Geneva, 7 November 2011 – The president of the international treaty banning anti-personnel mines has called on Syria "to stop laying landmines and to remove these indiscriminate weapons."

H.E. Gazmend Turdiu, who presides over the Anti-Personnel Mine Ban Convention, or Ottawa Convention, which bans the use, stockpiling, production and transfer of anti-personnel landmines, made his comments after reports surfaced pointing to the Syrian military planting landmines in an area facing two Lebanese villages – Knaysseh and Al-Hnayder.

On 1 November, Lebanon’s The Daily Star quoted civilians saying: "The Syrian Army has warned us about the landmines since many children play around that area," which shows, once again, that the use of landmines affects the most vulnerable populations.

"Children are particularly vulnerable to these weapons," said Gazmend Turdiu. "They are far more likely to die from the resulting injuries."

According to press reports the planting of landmines in that area is preventing civilians to access and use the lands for agricultural purposes, placing an additional burden on the affected communities.

A 1 November news report by the Associated Press in Lebanon indicates a man lost a foot during a landmine explosion in the area. "This unfortunate situation could be repeated with more civilians falling victim to these unacceptable weapons," said Gazmend Turdiu.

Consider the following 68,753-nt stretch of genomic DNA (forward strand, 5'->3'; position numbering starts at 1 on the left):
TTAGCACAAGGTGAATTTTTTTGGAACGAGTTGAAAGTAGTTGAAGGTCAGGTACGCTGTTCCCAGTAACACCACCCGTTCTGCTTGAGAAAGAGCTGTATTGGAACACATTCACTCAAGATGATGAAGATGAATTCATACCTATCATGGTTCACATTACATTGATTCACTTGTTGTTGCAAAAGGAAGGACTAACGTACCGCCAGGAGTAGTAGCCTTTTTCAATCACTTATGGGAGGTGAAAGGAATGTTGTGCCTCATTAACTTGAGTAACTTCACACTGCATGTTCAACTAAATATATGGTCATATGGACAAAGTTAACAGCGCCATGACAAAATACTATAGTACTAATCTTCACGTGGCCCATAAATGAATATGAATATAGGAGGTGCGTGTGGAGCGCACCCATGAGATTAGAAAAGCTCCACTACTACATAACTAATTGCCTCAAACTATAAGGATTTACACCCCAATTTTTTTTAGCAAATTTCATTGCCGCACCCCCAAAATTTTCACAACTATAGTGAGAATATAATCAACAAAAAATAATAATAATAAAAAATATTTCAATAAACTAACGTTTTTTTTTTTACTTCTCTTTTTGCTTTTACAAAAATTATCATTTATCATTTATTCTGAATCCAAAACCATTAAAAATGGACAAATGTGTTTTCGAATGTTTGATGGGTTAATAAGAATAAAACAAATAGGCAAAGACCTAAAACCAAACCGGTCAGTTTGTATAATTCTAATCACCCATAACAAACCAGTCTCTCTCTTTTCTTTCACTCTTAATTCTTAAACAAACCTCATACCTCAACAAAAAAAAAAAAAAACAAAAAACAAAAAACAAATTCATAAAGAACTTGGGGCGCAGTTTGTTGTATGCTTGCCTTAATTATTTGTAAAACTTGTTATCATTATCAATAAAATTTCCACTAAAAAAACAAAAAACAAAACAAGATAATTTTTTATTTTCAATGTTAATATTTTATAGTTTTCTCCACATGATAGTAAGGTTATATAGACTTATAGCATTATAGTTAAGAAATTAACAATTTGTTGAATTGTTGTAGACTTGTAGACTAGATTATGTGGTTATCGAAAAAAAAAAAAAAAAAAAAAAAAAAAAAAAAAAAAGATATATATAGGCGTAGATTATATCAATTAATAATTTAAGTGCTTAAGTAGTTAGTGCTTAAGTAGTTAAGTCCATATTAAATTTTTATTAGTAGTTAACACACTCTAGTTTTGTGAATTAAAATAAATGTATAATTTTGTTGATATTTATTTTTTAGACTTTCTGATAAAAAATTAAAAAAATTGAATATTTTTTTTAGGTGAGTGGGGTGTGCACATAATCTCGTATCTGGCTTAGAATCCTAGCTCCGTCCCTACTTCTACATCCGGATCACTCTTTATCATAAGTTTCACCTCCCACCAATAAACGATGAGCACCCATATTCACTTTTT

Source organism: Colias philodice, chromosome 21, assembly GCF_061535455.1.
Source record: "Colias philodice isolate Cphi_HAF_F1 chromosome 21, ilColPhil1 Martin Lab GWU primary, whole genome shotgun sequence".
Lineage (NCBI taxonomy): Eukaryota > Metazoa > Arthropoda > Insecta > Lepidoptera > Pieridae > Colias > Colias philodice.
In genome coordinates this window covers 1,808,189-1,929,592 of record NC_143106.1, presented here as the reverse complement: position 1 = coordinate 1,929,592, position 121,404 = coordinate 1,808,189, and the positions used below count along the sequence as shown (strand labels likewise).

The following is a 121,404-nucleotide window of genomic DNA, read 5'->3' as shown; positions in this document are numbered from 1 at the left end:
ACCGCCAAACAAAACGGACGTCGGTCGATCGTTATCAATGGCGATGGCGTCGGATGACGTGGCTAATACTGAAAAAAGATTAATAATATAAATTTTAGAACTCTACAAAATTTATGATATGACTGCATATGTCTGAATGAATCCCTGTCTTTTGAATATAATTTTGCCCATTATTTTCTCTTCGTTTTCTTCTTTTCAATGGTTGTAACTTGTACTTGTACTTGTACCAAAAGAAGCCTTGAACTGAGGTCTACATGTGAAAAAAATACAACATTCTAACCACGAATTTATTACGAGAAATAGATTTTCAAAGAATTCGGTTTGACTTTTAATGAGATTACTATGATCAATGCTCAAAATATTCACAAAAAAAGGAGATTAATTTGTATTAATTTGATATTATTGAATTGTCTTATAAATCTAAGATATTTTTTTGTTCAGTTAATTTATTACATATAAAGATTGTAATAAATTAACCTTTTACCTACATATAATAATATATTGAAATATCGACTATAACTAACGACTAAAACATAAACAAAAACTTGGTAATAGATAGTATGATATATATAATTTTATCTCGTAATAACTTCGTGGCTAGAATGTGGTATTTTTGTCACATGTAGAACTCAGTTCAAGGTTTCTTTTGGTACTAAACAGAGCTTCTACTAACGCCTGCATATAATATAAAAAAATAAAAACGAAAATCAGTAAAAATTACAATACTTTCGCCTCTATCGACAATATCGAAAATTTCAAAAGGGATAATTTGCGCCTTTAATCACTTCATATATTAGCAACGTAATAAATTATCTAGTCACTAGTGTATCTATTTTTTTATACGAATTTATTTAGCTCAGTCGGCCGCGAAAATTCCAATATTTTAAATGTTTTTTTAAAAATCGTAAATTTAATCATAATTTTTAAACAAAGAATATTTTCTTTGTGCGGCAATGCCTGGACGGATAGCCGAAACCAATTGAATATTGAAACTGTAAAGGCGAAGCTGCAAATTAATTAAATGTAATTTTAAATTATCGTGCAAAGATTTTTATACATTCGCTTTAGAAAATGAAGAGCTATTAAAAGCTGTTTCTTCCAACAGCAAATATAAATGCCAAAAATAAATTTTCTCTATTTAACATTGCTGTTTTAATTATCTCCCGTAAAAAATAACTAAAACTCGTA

Neither Syria nor Lebanon have acceded to the Ottawa Convention, which sees that States accept that they shall never, under any circumstances, use anti-personnel mines, and shall provide assistance for the care and rehabilitation, including the social and economic reintegration, of landmine victims.

This is the third time this year that the president of the AP Mine Ban Convention has voiced his concern on the rising use of landmines by States outside the treaty. Earlier this year, the Convention’s President reminded the 157 States that are part of the Convention of the commitments made during the landmark 2009 Cartagena Summit on a Mine-Free World: "In Cartagena, States accepted that they will condemn and continue to discourage in every possible way any production, transfer and use of anti-personnel mines by any actors."

"With a few exceptions, the international community has accepted that the insidious, indiscriminate nature of anti-personnel mines means they must be eradicated," said Gazmend Turdiu. "We should all be deeply concerned."

The President’s comments come as the States Parties of the Convention prepare to meet from 27 November to 2 December in Phnom Penh, in the world’s largest annual gathering of landmines experts and diplomats. Over 1,000 delegates representing more than 100 States and dozens of international and non-governmental organizations are expected to take part.

The Anti-Personnel Mine Ban Convention

The Anti-Personnel Mine Ban Convention was adopted in Oslo in 1997, opened for signature in Ottawa the same year and entered into force in 1999.

To date 157 States are parties to the Convention, 153 of them no longer hold stocks. Over 44.5 million landmines have been destroyed by the States Parties. 34 of 50 States that at one time manufactured anti-personnel mines are now bound by the Convention’s ban on production. Most other parties have put in place moratoria on production and / or transfers of mines.

Demining has resulted in millions of square metres of once dangerous land being released for normal human activity.

7 November 2011